Executives are faced with a tremendous obligation – to employees, communities, and shareholders – and an unparalleled opportunity.
Submitted by Medtronic
Torod B. Neptune, Senior Vice President and Chief Communications Officer, Medtronic
Businesses face rapidly growing, and often contradictory, expectations regarding their role in society. Alongside calls to do more to address deeply rooted societal issues are opposing voices telling companies to “stay in their lane.” Without clear values as a guide, brands find themselves at an impasse, unsure if they should stay the course or take the next exit.
We can debate if these expectations are fair. In most cases, I’d argue they are. Business wields indisputable power to improve circumstances for people and our planet while making a fair profit. At Medtronic we talk about these responsibilities openly, from our Mission written 60 years ago, to our sustainability report published today. (You can read highlights here.)
Expectations won’t diminish anytime soon, and it’s not just external stakeholders applying pressure. A Glassdoor study of job seekers found 86% “would not consider working for a company with bad social standing.” An Edelman survey of more than 200 Fortune 500 and Forbes Global 1000 Chief Communications Officers revealed employees are “putting the most pressure on companies to act on social issues” (61%); ahead of regulators, investors, and NGOs.
Navigating these divergent expectations is no small challenge. Executives are faced with a tremendous obligation – to employees, communities, and shareholders – and an unparalleled opportunity. How can leaders chart a path forward? Transparency, accountability, and commitment – what I consider the three non-negotiables of responsible business.
The era where any company can simply call itself responsible is behind us — today, business must prove it. Unfortunately, economic anxiety, disinformation, and increased polarization have eroded trust in institutions, and left people feeling vulnerable. As a result, brands are facing increased scrutiny, and the need to build trust is more urgent. Per a special report from Edelman, 71% percent of consumers say, “it is more important to trust the brands I buy or use today than in the past.”
At its core, transparency is about building trust. It’s being open and honest, telling people what they can expect, and how your business is upholding its promises. Transparency is easy when the news is good, but even more important when a business falls short. In those honest moments businesses can build trust and even attract new partners and allies who understand goals most worthy of our time and effort are often the hardest to accomplish.
This is one reason Medtronic publishes an annual sustainability report and annual inclusion, diversity, and equity report. Through these reports and other channels, we share stories, document our progress, and acknowledge where we need to do more.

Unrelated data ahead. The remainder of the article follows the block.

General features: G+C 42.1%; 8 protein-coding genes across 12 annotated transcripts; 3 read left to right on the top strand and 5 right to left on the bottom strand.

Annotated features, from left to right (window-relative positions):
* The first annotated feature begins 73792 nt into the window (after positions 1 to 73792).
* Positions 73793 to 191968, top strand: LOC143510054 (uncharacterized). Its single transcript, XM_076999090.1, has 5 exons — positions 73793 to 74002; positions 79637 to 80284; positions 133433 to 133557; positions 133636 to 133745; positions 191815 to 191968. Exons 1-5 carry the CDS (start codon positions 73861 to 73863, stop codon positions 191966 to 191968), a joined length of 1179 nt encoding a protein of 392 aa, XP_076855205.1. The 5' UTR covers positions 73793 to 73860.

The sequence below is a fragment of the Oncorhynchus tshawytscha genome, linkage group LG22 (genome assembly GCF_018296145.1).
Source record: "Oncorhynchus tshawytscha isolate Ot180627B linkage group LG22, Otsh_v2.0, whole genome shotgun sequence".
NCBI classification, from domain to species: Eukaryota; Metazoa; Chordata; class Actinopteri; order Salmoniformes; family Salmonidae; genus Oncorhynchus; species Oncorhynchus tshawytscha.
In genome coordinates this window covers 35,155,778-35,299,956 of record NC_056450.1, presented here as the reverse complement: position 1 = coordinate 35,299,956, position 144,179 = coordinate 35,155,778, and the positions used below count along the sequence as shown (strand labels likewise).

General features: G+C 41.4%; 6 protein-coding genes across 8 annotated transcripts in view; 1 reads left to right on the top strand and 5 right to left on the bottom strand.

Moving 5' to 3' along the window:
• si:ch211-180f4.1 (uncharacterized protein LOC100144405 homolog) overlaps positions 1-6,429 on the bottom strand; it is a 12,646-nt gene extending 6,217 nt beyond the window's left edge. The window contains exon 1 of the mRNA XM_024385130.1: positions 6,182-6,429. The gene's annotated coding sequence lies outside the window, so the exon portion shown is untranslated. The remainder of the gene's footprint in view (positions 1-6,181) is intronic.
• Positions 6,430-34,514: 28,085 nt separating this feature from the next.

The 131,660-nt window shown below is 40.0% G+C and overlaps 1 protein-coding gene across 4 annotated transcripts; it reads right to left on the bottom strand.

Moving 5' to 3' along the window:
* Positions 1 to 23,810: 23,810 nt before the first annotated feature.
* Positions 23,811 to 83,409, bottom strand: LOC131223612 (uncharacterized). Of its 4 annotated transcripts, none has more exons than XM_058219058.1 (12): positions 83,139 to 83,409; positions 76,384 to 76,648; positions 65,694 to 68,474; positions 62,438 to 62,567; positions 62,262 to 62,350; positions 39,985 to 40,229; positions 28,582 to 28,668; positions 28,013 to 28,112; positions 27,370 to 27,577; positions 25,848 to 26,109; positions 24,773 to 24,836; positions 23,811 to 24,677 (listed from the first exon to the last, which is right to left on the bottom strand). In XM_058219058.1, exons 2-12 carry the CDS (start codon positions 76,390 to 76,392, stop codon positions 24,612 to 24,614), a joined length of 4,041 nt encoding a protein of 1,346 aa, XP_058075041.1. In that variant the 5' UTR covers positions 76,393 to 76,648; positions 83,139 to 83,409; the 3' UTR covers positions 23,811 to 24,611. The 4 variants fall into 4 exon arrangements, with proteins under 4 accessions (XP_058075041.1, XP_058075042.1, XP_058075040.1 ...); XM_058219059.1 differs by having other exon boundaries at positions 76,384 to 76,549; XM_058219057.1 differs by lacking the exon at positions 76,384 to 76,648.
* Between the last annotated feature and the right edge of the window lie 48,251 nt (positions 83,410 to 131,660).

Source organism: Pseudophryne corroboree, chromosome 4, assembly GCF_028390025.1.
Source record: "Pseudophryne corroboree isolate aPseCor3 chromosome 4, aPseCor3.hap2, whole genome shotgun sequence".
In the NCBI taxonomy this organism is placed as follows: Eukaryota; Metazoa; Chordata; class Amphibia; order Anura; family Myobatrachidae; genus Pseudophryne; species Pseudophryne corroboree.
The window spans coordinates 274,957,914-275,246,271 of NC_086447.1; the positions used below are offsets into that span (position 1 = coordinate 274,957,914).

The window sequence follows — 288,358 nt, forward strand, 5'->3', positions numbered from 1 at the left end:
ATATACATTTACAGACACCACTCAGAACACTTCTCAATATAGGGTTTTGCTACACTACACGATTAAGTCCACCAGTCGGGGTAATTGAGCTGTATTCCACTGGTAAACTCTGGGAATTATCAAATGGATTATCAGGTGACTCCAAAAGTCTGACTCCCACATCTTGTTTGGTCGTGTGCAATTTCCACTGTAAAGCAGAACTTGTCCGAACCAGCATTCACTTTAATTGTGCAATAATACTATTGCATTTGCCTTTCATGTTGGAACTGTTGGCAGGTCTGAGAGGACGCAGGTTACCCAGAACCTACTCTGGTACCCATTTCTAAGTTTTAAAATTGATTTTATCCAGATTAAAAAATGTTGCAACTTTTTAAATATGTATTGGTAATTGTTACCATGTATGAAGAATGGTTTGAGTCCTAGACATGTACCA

Transparency means more when tied to clear goals. Perhaps you’ve heard “measure what matters” or read John Doerr’s book of the same title. Setting clear targets sends a signal about what matters to a company and provides a framework to publicly hold businesses accountable.
This is simply good business. Research shows consumers are more likely to buy from brands that commit to taking actions like improving access to healthcare (7 times more likely), addressing climate change (5 times more likely), and ending racism (4.5 times more likely). But consumers also want action.
Aligning with leading reporting frameworks and standards, including the Global Reporting Initiative (GRI) and Science Based Targets initiative (SBTi) helps us demonstrate accountability for our impact and share it with our stakeholders. Medtronic also ties our business operations to the United Nation’s Sustainable Development Goals, recognizing the collective power of the private and public sectors to address the world’s greatest challenges.
In recent years, business has faced criticism for talking too much and not doing enough, on societal issues ranging from racial justice to climate change and income inequality. These are deeply rooted, systemic issues that have been compounding for centuries. Meaningful progress will take years and is possible only through collective action.
This doesn’t excuse business from inaction. I can’t think of a single brand that can’t have a positive impact by being conscious of how it conducts its day-to-day business. A responsible business recognizes its power and influence – and uses both accordingly.
Medtronic has built our commitments into how we operate. We’re doing business with diverse suppliers that reflect the communities we serve, which in turn bolsters their business and local economies. We’re leveraging our expertise in healthcare technology to improve healthcare access for underserved communities around the world – including significant investments in Medtronic LABS. And, recognizing innovation is only possible with a diverse and engaged workforce, we’re ensuring our hiring and other workforce practices reflect that.
Change is constant, and expectations of companies continue to evolve. I believe that’s a good thing — for our brands and all our stakeholders. There will likely be rough waters as business continues to navigate its role, but staying focused on transparency, accountability, and commitment will help all of us chart a path forward.
Follow Torod Neptune on LinkedIn for additional insights and commentary: https://www.linkedin.com/in/torodneptune/
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